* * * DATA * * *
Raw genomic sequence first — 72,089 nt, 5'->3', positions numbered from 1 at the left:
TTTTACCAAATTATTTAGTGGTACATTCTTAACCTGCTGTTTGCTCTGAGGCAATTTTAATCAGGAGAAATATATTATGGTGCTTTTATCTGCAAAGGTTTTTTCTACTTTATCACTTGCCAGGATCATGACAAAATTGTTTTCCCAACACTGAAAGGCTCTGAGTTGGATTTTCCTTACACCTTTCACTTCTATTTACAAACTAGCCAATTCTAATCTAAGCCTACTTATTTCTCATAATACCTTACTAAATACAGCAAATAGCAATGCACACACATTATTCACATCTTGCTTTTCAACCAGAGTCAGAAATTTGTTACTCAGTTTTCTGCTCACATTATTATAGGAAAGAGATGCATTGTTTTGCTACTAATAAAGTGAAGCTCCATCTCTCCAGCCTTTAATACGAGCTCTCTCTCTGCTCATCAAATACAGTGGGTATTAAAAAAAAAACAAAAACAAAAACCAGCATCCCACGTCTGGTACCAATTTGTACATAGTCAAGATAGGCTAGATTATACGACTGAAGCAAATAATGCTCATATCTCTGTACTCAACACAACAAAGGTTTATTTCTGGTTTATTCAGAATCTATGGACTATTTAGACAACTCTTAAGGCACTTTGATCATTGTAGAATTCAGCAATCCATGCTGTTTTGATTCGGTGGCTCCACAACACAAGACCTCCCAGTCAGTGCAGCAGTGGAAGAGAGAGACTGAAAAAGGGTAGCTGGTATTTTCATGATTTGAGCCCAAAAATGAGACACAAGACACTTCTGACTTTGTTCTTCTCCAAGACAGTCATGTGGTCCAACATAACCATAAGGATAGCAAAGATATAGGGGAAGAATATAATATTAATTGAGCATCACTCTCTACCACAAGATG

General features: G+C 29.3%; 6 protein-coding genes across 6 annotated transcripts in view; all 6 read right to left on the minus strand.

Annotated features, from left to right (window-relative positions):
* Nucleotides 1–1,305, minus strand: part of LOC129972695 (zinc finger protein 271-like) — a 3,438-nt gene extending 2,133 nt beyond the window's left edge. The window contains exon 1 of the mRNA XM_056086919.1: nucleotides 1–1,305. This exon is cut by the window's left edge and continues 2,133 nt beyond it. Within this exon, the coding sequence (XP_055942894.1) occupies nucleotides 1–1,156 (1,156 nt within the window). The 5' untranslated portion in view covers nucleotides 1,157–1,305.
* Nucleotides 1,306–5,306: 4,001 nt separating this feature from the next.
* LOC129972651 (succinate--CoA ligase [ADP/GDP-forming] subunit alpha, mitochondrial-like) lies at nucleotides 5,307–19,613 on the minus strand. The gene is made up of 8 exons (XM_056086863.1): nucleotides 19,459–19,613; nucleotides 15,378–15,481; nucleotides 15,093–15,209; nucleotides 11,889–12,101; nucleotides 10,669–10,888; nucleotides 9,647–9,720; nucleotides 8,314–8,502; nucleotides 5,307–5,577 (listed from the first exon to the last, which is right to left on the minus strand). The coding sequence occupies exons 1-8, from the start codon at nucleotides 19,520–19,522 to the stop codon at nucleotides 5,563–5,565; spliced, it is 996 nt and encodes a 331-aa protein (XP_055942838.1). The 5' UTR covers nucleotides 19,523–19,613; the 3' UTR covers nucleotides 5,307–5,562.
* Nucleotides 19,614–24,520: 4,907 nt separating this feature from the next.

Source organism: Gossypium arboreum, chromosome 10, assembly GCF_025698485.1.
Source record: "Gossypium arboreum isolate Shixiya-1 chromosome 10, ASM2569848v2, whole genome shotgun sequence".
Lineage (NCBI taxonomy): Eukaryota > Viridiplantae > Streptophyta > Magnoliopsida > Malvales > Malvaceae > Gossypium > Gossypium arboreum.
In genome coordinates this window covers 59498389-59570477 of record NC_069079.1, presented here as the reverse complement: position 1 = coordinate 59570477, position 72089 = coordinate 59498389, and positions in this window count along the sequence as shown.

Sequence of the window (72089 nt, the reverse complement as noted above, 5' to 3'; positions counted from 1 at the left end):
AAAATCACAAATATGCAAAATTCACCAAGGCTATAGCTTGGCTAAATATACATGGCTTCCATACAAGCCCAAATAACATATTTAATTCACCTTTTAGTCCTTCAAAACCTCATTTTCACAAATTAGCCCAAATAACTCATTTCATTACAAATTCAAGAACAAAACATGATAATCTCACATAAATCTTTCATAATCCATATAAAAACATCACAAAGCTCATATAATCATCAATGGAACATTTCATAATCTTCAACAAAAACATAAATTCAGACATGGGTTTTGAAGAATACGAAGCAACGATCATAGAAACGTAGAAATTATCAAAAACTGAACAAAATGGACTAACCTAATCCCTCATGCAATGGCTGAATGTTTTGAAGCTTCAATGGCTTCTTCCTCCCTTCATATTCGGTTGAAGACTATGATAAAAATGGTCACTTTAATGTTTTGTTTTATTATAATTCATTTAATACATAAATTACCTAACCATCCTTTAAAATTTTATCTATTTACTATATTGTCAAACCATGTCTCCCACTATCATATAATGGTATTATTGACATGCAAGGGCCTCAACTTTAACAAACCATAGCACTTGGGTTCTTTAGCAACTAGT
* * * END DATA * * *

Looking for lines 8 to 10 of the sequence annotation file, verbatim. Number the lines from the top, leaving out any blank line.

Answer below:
* Nucleotides 19,614–24,520: 4,907 nt separating this feature from the next.

Source organism: Gossypium arboreum, chromosome 10, assembly GCF_025698485.1.
Source record: "Gossypium arboreum isolate Shixiya-1 chromosome 10, ASM2569848v2, whole genome shotgun sequence".